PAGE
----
Food Selection: The selection of foods is made according to the daily food guide. The amounts of foods included from the various groups will depend on the body size and activity of the individual.
Thus a labourer, who is very active may need more cereals and oils and fat to meet his/her energy needs as compared to a sedentary person, who is involved in desk work. The foods selected need to be
used in the day’s meals, which fit into the daily schedule of the person.

Nutrition During Pregnancy and Lactation
Pregnancy and lactation are two stages of life when an adult women’s needs are increased. She has the responsibility of supporting the growth of the foetus internally during the nine months of pregnancy and later externally by nursing the infant. Since the growth needs at the commencement of life are crucial, good nutrition is a must for the expectant as well as nursing mother. A number of tissues are formed to protect and sustain the foetus. During pregnancy the mother has to meet her own needs and the needs of the growing foetus. There is additional need for the growth of other related tissues and to build-up fat stores to cushion the foetus, prior to birth, and to supply part of the energy needed for milk formation during lactation. Thus the need for all nutrients involved in tissue synthesis is increased during pregnancy.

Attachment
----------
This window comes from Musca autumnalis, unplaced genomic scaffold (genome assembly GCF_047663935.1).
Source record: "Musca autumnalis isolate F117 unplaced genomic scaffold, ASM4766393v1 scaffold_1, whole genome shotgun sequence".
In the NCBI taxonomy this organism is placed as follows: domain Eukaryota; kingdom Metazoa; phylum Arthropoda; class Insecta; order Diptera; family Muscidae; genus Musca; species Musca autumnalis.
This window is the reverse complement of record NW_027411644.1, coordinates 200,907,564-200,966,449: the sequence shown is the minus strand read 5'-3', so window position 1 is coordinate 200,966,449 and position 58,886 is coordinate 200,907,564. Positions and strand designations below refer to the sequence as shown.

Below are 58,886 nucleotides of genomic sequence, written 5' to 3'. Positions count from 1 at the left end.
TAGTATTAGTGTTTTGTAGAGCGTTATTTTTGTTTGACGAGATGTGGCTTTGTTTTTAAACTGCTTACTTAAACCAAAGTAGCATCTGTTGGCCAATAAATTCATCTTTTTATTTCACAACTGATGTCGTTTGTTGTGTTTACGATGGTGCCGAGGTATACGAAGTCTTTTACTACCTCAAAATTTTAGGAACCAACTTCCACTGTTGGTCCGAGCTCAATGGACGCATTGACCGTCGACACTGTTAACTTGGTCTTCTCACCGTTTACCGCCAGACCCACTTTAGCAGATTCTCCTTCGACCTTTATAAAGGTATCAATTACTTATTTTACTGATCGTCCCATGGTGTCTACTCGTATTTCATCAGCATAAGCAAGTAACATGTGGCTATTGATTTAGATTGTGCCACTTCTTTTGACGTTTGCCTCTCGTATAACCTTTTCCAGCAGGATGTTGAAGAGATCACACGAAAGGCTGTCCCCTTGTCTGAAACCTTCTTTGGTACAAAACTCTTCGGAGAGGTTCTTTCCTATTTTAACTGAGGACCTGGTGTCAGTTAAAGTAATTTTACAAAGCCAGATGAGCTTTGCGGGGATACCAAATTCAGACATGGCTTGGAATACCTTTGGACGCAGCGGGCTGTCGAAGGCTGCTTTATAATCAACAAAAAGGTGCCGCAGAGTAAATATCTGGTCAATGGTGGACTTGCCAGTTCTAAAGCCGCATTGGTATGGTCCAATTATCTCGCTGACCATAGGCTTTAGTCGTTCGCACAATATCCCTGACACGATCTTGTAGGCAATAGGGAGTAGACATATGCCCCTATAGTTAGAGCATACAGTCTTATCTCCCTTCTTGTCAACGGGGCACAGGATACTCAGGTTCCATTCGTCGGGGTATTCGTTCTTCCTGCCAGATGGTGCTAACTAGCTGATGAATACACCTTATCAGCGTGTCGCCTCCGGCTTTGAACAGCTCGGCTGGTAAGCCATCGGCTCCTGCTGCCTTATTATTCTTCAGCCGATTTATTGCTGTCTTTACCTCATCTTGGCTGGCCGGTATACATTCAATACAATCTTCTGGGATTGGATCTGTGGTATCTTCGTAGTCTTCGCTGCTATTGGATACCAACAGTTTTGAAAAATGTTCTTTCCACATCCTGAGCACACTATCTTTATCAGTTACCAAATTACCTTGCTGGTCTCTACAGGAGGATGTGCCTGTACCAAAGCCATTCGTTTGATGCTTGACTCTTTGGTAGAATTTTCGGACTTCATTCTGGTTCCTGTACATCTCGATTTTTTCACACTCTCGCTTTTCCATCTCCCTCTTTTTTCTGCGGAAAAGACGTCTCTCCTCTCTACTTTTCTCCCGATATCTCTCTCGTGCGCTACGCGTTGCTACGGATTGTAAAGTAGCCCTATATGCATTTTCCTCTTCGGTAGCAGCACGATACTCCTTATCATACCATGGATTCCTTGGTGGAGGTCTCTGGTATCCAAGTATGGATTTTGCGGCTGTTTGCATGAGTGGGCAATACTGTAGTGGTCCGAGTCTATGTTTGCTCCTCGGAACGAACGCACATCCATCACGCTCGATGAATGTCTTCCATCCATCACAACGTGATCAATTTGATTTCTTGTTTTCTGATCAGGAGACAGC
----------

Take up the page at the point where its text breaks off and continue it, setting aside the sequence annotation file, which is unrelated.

Adolescent mothers, who have not completed their own growth, may need additional foods to meet their own growth requirements. If these are not met, their health may be affected, which may indirectly affect the welfare of the foetus. If the mother’s diet has been adequate before pregnancy, she may be in a better position to meet the demands of pregnancy.